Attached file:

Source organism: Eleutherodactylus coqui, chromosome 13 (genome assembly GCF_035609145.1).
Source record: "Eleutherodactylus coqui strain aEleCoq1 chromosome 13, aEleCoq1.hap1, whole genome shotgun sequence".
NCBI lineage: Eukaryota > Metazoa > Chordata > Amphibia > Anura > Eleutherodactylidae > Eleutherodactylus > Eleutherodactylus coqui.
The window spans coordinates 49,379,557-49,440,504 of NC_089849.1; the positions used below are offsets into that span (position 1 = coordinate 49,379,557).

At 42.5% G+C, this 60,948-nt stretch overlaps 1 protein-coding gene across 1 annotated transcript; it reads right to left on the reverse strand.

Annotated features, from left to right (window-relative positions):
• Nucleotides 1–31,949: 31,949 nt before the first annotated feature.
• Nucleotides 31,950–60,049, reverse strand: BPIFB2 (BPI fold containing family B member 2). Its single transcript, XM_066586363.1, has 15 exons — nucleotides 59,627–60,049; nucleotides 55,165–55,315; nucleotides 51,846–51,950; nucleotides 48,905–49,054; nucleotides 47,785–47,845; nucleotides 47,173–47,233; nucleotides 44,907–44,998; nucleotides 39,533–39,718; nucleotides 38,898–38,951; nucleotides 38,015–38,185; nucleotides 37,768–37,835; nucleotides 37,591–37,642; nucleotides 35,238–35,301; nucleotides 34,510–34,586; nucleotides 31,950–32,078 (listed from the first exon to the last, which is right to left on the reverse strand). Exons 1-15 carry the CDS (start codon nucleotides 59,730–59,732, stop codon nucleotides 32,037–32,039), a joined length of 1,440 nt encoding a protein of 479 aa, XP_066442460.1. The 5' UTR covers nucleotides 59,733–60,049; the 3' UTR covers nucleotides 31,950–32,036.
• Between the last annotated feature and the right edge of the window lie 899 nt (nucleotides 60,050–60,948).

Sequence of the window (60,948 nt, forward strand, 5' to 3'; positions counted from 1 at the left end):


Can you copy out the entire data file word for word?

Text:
Source organism: Eleutherodactylus coqui, chromosome 13 (genome assembly GCF_035609145.1).
Source record: "Eleutherodactylus coqui strain aEleCoq1 chromosome 13, aEleCoq1.hap1, whole genome shotgun sequence".
NCBI lineage: Eukaryota > Metazoa > Chordata > Amphibia > Anura > Eleutherodactylidae > Eleutherodactylus > Eleutherodactylus coqui.
The window spans coordinates 49,379,557-49,440,504 of NC_089849.1; the positions used below are offsets into that span (position 1 = coordinate 49,379,557).

At 42.5% G+C, this 60,948-nt stretch overlaps 1 protein-coding gene across 1 annotated transcript; it reads right to left on the reverse strand.

Annotated features, from left to right (window-relative positions):
• Nucleotides 1–31,949: 31,949 nt before the first annotated feature.
• Nucleotides 31,950–60,049, reverse strand: BPIFB2 (BPI fold containing family B member 2). Its single transcript, XM_066586363.1, has 15 exons — nucleotides 59,627–60,049; nucleotides 55,165–55,315; nucleotides 51,846–51,950; nucleotides 48,905–49,054; nucleotides 47,785–47,845; nucleotides 47,173–47,233; nucleotides 44,907–44,998; nucleotides 39,533–39,718; nucleotides 38,898–38,951; nucleotides 38,015–38,185; nucleotides 37,768–37,835; nucleotides 37,591–37,642; nucleotides 35,238–35,301; nucleotides 34,510–34,586; nucleotides 31,950–32,078 (listed from the first exon to the last, which is right to left on the reverse strand). Exons 1-15 carry the CDS (start codon nucleotides 59,730–59,732, stop codon nucleotides 32,037–32,039), a joined length of 1,440 nt encoding a protein of 479 aa, XP_066442460.1. The 5' UTR covers nucleotides 59,733–60,049; the 3' UTR covers nucleotides 31,950–32,036.
• Between the last annotated feature and the right edge of the window lie 899 nt (nucleotides 60,050–60,948).

Sequence of the window (60,948 nt, forward strand, 5' to 3'; positions counted from 1 at the left end):